Riding to Fame and Fortune

Dr. David Schriemer, MD

An article in the December 8, 1935 issue of the Detroit News noted that, while a war was ended by a peace treaty signed here, it was a farm girl born in 1849 who really put the village of Mendon on the map.

The peace treaty was between Native Americans and the Federal government; the girl was Emma Peek, daughter of a Mendon farmer. As young equestrians, Emma and her sister, Myrtle, earned quite a reputation riding in county fairs and local horse races. In fact, Emma’s ability to manage a horse gracefully was one reason Charlie Marantette fell in love with her.

Now, the Marantette family was a fine, old Catholic family with certain standards, and the Protestant, horse-racing Emma didn’t quite measure up as a proper wife for a man like Charlie. So, he and Emma married secretly. Naturally, his family found out, and Charlie was eventually forced by family pressure to divorce his wife. Emma, however, came out of it just fine – she was then, literally, free to ride off to fame and fortune.

In 1882, promoter D. H. Harris swept into Mendon and carried Emma away to ride for the circus. As Mme Marantette, she toured Europe three different times, appearing before assorted royalty. She traveled in her own Pullman rail car with her dogs, horses and special buggy. When she performed in Arabia, she purchased two horses, Sunflower and Chief Geronimo, who were schooled to go through their act responding to specific music, rather than commands from their rider.

In Ireland, she purchased her famous jumping horse, St. Patrick, and with him, set a high jump record – while riding sidesaddle – of 7 feet, 10-1/2” during a performance in 1904, at what is now the Kalamazoo County Fairgrounds. And somewhere along the line, she acquired a trotting ostrich named Gaucho, who, when harnessed with one of her running horses, made the half-mile in 1 minute, 2-1/2 seconds.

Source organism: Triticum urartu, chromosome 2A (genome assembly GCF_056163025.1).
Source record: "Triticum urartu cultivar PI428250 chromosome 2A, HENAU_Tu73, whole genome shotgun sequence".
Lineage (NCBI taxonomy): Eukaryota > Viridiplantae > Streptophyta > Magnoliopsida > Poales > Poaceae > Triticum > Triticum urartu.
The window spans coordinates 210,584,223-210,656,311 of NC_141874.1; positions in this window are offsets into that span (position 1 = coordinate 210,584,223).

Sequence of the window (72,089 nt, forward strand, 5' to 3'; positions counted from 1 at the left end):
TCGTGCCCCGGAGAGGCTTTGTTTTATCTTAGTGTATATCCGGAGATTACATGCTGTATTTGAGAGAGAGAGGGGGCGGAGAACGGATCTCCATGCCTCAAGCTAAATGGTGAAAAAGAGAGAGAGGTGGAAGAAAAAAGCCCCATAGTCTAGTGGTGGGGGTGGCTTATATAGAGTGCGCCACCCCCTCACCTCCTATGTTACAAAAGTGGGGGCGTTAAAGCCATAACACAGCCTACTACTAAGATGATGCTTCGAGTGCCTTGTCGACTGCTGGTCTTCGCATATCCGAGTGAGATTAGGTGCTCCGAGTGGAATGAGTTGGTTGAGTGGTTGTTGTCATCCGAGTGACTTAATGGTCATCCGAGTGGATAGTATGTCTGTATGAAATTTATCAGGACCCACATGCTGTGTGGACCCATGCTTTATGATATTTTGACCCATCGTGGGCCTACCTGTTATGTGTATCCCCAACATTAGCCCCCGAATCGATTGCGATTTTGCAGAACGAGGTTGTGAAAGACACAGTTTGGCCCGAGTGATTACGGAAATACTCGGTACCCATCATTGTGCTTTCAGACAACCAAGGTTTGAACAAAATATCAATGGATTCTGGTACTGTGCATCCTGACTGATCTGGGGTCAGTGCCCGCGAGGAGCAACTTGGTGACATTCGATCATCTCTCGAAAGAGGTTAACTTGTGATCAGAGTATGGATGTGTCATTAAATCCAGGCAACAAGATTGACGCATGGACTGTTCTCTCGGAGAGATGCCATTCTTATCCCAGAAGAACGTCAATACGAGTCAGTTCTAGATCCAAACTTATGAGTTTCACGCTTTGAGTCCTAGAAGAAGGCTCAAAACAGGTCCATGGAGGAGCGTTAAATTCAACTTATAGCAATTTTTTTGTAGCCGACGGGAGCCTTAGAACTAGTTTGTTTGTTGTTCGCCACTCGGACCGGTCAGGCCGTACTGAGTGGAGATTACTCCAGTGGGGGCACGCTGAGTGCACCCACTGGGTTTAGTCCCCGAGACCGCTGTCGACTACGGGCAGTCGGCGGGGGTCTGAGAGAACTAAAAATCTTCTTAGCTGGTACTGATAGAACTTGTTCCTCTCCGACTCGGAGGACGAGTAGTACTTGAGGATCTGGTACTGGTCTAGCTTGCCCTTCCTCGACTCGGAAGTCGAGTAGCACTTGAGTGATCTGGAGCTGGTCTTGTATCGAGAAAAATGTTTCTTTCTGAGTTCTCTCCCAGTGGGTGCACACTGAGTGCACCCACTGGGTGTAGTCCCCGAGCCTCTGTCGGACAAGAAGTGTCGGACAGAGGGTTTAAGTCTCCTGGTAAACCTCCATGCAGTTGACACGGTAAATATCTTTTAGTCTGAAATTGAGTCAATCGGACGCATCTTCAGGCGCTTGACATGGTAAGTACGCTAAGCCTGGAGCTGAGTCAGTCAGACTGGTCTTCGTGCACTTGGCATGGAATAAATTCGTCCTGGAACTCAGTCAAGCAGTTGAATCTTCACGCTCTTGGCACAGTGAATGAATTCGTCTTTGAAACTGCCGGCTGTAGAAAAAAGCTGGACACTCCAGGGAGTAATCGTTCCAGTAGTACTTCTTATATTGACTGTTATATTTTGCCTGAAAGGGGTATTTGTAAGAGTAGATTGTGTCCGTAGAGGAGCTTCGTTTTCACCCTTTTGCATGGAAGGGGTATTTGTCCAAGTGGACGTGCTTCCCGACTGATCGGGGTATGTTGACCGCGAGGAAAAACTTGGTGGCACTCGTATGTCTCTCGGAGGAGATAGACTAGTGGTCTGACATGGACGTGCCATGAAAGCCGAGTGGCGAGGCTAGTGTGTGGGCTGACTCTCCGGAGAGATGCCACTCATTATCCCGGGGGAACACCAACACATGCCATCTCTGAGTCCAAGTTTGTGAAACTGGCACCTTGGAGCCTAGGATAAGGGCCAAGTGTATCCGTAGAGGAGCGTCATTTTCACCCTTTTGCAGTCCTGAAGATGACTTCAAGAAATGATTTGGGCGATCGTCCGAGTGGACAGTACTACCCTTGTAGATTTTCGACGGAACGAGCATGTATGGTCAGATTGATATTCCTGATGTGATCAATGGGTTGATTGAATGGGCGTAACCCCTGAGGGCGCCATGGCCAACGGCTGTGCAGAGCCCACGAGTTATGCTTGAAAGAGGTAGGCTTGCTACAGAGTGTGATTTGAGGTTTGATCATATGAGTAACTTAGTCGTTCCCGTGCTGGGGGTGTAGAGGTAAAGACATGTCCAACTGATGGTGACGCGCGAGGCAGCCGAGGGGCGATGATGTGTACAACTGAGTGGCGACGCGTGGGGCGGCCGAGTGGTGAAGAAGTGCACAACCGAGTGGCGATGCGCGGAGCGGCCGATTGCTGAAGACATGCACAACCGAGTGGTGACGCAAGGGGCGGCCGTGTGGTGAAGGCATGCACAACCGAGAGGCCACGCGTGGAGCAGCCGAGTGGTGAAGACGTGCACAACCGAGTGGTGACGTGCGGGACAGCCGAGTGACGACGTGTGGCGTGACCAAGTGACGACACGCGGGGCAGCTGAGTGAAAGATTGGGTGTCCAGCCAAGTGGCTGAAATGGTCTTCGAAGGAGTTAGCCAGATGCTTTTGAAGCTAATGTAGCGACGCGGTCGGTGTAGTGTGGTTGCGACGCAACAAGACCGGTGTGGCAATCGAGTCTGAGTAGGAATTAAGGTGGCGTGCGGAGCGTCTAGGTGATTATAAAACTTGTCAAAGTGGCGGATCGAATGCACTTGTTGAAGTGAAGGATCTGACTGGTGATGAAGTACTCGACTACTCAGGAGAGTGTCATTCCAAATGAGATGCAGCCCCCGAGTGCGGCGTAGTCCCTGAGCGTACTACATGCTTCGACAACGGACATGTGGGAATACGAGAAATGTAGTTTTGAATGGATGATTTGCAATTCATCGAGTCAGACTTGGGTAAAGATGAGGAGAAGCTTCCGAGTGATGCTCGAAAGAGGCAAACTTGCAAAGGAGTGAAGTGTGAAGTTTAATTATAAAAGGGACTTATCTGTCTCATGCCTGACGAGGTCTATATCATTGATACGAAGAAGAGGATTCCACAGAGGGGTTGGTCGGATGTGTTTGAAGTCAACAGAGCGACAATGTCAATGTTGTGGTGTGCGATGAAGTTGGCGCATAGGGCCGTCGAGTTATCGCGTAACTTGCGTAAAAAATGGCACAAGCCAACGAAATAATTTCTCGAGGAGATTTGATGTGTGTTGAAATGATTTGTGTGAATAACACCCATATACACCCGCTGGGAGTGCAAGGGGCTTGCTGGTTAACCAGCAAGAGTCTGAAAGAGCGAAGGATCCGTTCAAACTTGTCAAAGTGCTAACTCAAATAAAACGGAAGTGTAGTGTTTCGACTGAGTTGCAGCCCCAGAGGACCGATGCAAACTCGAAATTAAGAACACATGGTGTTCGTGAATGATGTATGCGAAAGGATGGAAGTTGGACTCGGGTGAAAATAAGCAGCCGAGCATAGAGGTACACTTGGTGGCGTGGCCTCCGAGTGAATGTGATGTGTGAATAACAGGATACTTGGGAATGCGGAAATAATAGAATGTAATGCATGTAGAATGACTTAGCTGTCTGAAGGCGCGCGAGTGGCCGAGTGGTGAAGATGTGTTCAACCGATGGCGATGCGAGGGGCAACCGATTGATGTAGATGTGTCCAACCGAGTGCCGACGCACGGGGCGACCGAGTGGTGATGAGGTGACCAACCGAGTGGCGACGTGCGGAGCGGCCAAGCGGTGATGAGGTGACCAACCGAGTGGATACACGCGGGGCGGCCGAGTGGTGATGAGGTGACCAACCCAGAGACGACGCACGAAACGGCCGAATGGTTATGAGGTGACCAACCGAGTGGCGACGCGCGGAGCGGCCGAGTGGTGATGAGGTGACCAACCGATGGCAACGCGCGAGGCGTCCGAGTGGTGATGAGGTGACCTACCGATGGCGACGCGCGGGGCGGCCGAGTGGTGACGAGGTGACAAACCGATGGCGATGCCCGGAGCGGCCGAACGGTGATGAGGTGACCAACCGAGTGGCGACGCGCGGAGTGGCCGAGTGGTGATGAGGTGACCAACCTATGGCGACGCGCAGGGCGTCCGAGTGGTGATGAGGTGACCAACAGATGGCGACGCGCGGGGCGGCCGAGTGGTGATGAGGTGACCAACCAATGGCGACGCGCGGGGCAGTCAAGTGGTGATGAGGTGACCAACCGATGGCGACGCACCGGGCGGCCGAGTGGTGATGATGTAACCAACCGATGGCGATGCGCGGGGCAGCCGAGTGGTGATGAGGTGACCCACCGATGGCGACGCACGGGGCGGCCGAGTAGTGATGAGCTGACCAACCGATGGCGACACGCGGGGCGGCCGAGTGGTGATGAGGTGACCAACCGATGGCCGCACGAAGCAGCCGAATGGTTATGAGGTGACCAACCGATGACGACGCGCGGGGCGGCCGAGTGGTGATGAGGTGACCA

Mme Marantette headlined with the Barnum & Bailey Circus and Buffalo Bill’s Wild West Show, among others. She eventually married D. H. Harris and toured extensively with him as the Harris-Marantette Troupe. It was this troupe that performed on the streets of Vicksburg in 1908.

Mme. Marantette kept the old family farm she inherited from her father, naming it Evergreen Farm, and returned there between seasons to rest and train her horses. She did not live long after retiring at age 70. She disposed of her private rail car and all her animals, except the ostrich and Chief Geronimo, who died on the farm before Mme. Marantette’s death in 1922. She is buried, along with her dog, in Mendon Township Cemetery.

And Gaucho the ostrich? He was kept on the farm for awhile, cared for (and endured) for the sake of the girl who had loved him. But, being a very bad- tempered beast, he bit the hand that fed him one time too many, and was killed.

The Detroit News article noted that once, after Mme Marantette’s death, a circus train stopped for an hour on the siding at Mendon, and the troupers walked to the cemetery to leave a wreath on her grave.

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